Research

Crystal load in BAL fluid allows physicians to count the impact of silicosis


Dr Simon Apte with Professor Dan Chambers

A simple microscopic technique for quantifying the alveolar crystal burden in bronchoalveolar lavage (BAL) fluid will help differentiate patients with silicosis from those with other respiratory disorders, Australian researchers say.

As well as the potential to improve the clinical management of silicosis, the test will be useful to advance understanding of the pathobiology of silica-related lung injury, they suggest.

Queensland researchers assessed their new technique in 23 artificial stone workers with a diagnosis of silicosis and eight patients with other diagnoses including sarcoidosis, obstructive sleep apnoea, asthma, and ILD.

The study, published in Respirology, found the alveolar crystal burden was greater in patients with silicosis than other conditions (0.44 v 0.057 pg/cell; p < 0.001).

Alveolar crystal burden was positively correlated with years of silica exposure (ρ = 0.49, p = 0.02).

“Although we found a positive relationship between years working as a stoneworker and alveolar crystal burden, this relationship was by no means perfect,” said the study authors, led by Dr Simon Apte of the Prince Charles Hospital, Brisbane, and the University of Queensland (UQ).

“We suggest that alveolar crystal burden, as the end result of a complex interplay between duration and intensity of exposure, composition and size of airborne particles and efficacy of intrapulmonary clearance, may better reflect the risk of developing significant lung disease, representing an important adjunct to the occupational history.”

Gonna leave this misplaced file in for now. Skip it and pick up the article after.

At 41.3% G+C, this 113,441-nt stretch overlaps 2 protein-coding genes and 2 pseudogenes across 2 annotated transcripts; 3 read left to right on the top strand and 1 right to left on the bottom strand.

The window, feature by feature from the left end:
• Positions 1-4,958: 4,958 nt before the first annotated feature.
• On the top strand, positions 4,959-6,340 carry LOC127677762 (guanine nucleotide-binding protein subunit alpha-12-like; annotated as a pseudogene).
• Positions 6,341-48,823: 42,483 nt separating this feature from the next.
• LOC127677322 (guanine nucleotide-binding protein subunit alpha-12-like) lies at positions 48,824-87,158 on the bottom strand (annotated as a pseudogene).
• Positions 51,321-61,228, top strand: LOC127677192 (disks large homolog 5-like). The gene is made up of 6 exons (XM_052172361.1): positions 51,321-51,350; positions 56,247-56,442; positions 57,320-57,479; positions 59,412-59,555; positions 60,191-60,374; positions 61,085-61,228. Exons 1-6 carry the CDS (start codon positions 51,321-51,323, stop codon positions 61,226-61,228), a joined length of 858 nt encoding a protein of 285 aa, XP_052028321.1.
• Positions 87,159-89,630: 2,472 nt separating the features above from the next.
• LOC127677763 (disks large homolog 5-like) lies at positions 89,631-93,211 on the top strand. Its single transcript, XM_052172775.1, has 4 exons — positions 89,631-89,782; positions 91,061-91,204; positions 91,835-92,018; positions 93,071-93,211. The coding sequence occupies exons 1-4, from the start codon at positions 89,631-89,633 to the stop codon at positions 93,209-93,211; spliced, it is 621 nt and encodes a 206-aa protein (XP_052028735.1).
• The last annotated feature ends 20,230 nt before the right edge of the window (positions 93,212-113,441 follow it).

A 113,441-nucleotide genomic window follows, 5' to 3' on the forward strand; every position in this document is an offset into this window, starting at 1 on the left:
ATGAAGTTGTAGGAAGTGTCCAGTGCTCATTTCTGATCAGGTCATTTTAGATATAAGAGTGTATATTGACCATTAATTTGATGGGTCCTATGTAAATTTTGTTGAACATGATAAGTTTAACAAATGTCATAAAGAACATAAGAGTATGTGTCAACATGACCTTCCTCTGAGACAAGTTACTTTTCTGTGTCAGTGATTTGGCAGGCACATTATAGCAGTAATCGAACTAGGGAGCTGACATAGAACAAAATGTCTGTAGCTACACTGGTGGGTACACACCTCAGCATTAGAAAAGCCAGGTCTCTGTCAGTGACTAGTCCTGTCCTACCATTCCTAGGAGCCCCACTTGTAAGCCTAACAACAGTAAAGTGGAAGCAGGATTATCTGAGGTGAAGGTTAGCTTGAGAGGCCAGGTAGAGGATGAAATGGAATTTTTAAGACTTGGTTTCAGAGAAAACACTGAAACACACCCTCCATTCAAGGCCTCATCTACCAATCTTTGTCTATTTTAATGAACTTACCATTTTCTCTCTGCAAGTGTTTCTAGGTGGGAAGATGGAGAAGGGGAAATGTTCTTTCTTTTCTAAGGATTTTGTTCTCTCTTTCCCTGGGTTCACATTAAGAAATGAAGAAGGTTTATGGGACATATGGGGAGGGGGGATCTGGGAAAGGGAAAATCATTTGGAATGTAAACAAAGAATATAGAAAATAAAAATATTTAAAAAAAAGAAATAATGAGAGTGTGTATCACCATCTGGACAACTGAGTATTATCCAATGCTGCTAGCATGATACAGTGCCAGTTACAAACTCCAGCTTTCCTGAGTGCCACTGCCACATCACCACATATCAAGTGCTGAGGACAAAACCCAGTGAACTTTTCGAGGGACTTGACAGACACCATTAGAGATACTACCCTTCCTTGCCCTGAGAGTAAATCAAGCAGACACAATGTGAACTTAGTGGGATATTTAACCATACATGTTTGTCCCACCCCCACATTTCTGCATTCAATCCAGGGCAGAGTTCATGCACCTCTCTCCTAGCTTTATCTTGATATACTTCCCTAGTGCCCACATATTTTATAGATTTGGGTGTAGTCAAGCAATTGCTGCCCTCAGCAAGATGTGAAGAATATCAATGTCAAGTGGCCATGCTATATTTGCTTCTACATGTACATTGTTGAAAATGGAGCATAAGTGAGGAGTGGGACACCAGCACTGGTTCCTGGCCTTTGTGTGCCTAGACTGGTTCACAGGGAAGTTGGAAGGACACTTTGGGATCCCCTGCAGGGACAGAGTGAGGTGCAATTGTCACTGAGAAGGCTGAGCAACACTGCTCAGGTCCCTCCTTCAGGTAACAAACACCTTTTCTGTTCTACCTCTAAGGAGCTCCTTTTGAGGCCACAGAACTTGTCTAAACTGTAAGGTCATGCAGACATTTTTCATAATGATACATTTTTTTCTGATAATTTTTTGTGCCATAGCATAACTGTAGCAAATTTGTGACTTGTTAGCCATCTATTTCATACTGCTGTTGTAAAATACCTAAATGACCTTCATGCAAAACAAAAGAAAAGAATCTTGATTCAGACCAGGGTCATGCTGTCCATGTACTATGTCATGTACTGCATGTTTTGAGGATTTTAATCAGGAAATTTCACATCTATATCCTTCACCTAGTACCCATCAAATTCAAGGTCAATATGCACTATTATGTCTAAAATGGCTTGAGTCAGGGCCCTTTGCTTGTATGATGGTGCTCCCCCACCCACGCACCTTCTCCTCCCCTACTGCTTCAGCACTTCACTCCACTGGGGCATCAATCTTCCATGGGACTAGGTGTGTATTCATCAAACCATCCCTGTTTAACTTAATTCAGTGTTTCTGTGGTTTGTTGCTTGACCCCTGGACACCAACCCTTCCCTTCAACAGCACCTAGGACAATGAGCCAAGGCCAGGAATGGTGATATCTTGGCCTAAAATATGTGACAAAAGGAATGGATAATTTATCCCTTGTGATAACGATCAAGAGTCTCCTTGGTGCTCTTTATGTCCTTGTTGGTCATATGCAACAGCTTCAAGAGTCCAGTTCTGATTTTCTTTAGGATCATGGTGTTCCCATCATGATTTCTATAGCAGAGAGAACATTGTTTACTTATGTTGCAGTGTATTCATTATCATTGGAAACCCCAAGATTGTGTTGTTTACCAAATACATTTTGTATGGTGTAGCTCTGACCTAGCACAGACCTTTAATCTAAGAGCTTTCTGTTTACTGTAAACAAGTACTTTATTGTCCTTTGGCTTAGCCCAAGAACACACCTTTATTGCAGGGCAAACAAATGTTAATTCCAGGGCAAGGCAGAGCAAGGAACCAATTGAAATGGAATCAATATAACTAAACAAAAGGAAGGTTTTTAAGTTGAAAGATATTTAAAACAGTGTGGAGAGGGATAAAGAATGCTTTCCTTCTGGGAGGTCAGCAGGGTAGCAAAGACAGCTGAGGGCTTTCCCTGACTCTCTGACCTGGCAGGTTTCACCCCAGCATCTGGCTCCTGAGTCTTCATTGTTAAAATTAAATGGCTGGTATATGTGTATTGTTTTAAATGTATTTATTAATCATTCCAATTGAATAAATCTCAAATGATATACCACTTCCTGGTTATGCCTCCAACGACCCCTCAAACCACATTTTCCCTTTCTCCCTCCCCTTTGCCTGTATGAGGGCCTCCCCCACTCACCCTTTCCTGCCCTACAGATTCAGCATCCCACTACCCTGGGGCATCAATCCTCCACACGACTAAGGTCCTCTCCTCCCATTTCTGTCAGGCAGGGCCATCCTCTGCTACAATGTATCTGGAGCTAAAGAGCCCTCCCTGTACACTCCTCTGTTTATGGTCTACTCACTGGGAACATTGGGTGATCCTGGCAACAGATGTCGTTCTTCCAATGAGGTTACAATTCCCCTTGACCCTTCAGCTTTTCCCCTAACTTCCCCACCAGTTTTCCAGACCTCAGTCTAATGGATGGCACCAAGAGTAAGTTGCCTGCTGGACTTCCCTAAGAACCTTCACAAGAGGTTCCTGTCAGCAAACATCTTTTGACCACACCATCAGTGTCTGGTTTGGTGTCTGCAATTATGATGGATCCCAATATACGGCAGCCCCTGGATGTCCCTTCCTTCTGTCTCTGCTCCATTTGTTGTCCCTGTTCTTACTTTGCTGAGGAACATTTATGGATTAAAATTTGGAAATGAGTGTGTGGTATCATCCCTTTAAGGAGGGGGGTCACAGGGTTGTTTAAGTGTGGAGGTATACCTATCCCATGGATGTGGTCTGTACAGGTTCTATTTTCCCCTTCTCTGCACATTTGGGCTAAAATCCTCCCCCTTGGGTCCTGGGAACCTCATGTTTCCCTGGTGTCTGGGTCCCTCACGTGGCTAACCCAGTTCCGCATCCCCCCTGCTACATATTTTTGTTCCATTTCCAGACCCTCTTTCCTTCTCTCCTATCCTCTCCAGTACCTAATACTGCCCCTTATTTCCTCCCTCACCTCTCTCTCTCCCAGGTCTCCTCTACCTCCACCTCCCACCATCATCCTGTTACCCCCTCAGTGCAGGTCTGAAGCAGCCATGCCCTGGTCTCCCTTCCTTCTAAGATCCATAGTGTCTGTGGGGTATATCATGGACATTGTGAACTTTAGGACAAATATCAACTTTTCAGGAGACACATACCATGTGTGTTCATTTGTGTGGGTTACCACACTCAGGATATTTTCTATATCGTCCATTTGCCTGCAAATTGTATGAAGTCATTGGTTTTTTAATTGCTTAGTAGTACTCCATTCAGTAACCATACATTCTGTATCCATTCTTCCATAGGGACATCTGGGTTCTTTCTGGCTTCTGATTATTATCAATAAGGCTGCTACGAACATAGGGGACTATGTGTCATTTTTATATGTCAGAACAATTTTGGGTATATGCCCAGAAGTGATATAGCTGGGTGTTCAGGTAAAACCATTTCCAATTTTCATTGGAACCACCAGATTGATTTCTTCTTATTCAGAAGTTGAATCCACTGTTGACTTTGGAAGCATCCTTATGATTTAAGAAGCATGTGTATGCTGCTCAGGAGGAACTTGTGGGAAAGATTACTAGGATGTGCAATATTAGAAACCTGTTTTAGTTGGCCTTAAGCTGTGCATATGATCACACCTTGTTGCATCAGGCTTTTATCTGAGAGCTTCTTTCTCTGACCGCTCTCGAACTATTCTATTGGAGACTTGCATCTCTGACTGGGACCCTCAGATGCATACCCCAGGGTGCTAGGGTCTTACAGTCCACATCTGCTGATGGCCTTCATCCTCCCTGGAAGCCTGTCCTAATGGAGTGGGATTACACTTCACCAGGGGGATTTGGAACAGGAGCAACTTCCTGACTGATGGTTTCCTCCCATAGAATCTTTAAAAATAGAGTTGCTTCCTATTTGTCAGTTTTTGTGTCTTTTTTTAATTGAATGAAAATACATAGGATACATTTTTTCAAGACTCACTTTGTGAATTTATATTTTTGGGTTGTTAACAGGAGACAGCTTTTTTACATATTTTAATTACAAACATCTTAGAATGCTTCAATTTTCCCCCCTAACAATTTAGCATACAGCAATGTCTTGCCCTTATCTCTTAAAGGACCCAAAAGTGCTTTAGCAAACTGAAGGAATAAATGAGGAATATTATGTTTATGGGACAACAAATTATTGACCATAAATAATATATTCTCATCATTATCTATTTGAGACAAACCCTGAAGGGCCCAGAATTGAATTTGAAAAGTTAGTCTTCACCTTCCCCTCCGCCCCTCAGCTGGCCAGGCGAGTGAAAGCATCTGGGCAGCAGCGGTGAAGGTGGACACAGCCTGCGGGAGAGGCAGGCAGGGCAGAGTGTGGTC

There was also a significant inverse correlation between crystal burden and change in DLCO over time (ρ = −0.50, p = 0.015) but no significant relationship with other spirometric parameters (FEV1, ρ = −0.37, p = 0.08; FVC, ρ = −0.25, p = 0.24; FEV1/FVC, ρ = −0.26, p = 0.23).

Crystals examined by scanning EM
(top) and elemental content assessed
by energy-dispersive spectroscopy.

The study said their method requires no specialised equipment apart from a simple inverted light microscope which is common in most laboratories. It quantifies all particles within the recovered BAL fluid – mostly found to be quartz or aluminosilicates – including those found within macrophages.

“Therefore, we propose that this technique may provide a useful adjunct to assist in arriving at a final diagnosis; assessing the response to interventions, such as removal from the workplace or whole lung lavage; and in further exploring mechanistic inter-relationships between respirable crystalline silica, inflammatory lung injury and clinical disease.”

They said an important next step will be to determine whether alveolar crystal quantification or BAL lymphocytosis can predict future clinical deterioration and requirement for lung transplantation

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